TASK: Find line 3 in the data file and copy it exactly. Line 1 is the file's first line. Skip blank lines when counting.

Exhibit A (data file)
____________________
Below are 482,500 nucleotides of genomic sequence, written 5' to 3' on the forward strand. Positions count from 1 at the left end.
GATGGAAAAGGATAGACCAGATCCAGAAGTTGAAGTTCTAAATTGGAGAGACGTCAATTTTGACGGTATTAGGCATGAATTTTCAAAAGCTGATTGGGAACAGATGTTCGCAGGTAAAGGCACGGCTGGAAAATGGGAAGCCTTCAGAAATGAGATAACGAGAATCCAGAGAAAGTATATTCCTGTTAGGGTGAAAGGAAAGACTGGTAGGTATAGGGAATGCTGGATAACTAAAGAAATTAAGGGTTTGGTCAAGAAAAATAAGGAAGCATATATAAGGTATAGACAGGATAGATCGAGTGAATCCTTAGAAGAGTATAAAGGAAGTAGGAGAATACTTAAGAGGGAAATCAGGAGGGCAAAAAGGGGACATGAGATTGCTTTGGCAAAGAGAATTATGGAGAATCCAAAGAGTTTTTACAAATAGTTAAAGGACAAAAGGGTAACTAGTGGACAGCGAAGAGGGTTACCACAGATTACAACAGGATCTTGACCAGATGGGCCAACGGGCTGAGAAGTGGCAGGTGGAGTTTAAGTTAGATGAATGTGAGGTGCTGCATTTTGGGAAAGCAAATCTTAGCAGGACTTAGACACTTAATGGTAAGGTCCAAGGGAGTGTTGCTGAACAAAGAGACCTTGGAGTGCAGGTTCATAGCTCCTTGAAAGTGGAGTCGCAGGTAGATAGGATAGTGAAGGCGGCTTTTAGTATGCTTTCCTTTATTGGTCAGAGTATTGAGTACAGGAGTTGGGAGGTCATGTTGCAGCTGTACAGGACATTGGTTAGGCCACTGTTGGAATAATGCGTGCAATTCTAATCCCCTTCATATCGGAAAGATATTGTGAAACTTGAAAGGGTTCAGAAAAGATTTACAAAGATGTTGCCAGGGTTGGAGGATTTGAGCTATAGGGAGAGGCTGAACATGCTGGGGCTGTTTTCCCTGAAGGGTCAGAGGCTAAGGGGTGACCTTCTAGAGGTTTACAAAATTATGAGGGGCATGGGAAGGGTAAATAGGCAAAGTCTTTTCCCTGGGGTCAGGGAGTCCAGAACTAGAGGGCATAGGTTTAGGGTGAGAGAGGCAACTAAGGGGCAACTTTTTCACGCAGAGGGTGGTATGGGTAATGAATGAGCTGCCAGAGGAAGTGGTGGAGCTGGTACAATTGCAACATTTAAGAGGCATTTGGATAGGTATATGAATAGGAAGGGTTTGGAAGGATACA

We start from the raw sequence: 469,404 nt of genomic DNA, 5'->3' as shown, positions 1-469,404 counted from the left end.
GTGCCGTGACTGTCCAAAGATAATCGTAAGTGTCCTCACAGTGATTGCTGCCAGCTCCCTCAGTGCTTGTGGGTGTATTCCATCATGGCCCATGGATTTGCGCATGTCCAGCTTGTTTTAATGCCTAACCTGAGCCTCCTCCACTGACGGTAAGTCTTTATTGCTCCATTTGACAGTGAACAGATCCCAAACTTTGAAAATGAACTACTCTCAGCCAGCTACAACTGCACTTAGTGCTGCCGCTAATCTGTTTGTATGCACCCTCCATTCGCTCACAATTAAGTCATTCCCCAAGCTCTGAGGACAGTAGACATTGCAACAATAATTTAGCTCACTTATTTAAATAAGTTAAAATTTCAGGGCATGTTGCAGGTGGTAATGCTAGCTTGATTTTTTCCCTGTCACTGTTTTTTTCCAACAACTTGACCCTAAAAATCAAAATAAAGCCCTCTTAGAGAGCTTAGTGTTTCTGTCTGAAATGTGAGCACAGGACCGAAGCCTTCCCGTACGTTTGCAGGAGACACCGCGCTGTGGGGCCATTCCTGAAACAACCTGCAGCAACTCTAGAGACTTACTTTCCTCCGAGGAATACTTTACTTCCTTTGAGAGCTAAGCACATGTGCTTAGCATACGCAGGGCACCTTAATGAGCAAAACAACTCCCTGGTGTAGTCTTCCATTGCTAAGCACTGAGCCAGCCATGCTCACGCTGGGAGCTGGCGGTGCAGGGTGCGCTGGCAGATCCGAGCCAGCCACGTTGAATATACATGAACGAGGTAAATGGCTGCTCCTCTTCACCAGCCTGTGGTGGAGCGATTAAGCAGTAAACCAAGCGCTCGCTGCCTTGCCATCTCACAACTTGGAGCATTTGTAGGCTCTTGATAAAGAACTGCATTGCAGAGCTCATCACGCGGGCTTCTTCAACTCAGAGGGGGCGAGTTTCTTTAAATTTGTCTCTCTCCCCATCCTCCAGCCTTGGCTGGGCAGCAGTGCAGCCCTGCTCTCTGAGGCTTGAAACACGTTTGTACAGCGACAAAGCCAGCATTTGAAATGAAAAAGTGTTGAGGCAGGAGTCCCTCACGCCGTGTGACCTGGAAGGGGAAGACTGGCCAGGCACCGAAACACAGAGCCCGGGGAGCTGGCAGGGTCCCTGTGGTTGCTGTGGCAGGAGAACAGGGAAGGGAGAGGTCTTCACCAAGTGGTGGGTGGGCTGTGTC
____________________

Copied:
We start from the raw sequence: 469,404 nt of genomic DNA, 5'->3' as shown, positions 1-469,404 counted from the left end.